British Research and Development Aircraft: Seventy Years At the Leading Edge - Ray SturtivantHaynes, 1990, Hardback in Dust Wrapper.
Condition: Good+ — in Good+ Dust Wrapper. Gently bruised at the head of the spine and the top corners of the boards with commensurate wear to the dust wrapper. Leans slightly. Text complete, clean and tight.
Illustrated by way of: Black & White Photographs; Colour Photographs;
From the cover: “Every advance that has ever occurred in aviation has been the result of a new problem encountered and then solved. From the very earliest days Britain was in the forefront of progress by empirical means, and by 1917 it was already becoming the practice to build special aircraft for trials purposes to test some theory or line of research without necessarily any intention of placing those machines in production. Very soon this arrangement was formalized by the issuing of Government contacts to an Air Ministry specification.
The aircraft and designs encompassed within this system embrace most of the more important aspects of British aeronautical progress, and in this book Ray Sturtivant charts the history of such developments over a period spanning some seven decades.
The twenty years leading up to the Second World War saw research into every aspect of aeronautical theory, with projects gaining official sponsorship on a numerical scale which would be quite impracticable today. Early projects included investigations into the understanding of control in slow speed flight and the elimination of the dreaded ‘spin’ which had claimed the lives of so many pilots of the RFC and RAF.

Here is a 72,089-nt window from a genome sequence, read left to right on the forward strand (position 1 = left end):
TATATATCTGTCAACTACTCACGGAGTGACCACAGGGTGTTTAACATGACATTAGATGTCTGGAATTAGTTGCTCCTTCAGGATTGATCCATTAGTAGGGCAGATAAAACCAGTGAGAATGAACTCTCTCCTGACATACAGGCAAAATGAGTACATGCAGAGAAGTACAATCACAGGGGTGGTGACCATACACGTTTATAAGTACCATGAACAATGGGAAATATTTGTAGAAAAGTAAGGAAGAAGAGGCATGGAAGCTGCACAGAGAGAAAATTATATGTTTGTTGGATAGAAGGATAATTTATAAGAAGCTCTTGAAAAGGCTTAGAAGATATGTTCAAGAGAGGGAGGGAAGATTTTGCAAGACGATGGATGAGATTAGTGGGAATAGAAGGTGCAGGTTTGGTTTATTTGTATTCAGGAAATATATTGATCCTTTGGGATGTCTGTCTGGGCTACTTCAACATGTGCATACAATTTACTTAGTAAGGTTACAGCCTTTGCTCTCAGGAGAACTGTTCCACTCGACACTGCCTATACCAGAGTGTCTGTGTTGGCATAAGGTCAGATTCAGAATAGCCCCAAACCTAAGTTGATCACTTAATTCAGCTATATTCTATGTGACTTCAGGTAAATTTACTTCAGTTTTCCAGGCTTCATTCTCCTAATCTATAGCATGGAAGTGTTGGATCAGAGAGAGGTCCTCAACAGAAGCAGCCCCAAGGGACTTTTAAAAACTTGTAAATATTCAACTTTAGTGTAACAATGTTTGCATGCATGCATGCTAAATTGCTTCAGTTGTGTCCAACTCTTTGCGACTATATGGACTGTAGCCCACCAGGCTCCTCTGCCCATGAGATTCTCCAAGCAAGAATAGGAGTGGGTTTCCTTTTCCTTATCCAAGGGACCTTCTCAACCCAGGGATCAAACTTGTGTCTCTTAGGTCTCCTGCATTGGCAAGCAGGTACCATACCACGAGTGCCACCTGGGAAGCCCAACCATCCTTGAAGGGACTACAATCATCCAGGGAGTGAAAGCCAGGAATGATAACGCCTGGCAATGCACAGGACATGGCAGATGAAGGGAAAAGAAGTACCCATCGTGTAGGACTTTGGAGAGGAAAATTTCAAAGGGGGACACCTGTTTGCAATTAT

These were the years of such aircraft as the Westland-Hill Pterodactyl which investigated the properties of swept wings, the knowledge gained being put to good use many years later in — amongst other developments — the Avro Vulcan bomber. Likewise the pre-war development of rotor-craft in the form of the Cierva and Hafner autogiros paved the way first to the helicopter and then latterly to the tilt-rotor aircraft of today.
Post-war, after enormous strides made as the result of the conflict, there were problems to solve afresh as the result of the adoption of the jet engine and the related increases in speed and height that became attainable. Similarly the jet engine provided the impetus to the many projects avidly seeking the solution to the Vertical Take-off and Landing conundrum unravelled so brilliantly in the Hawker Harrier.
Ray Sturtivant’s deeply researched text is accompanied by photographs or line drawings of almost every one of the numerous aircraft covered. These images — from the oddest to the sublimely beautiful — in themselves provide a fascinating chronology of seventy years at the leading edge of aviation technology which is now taking Britain into the 21st century.”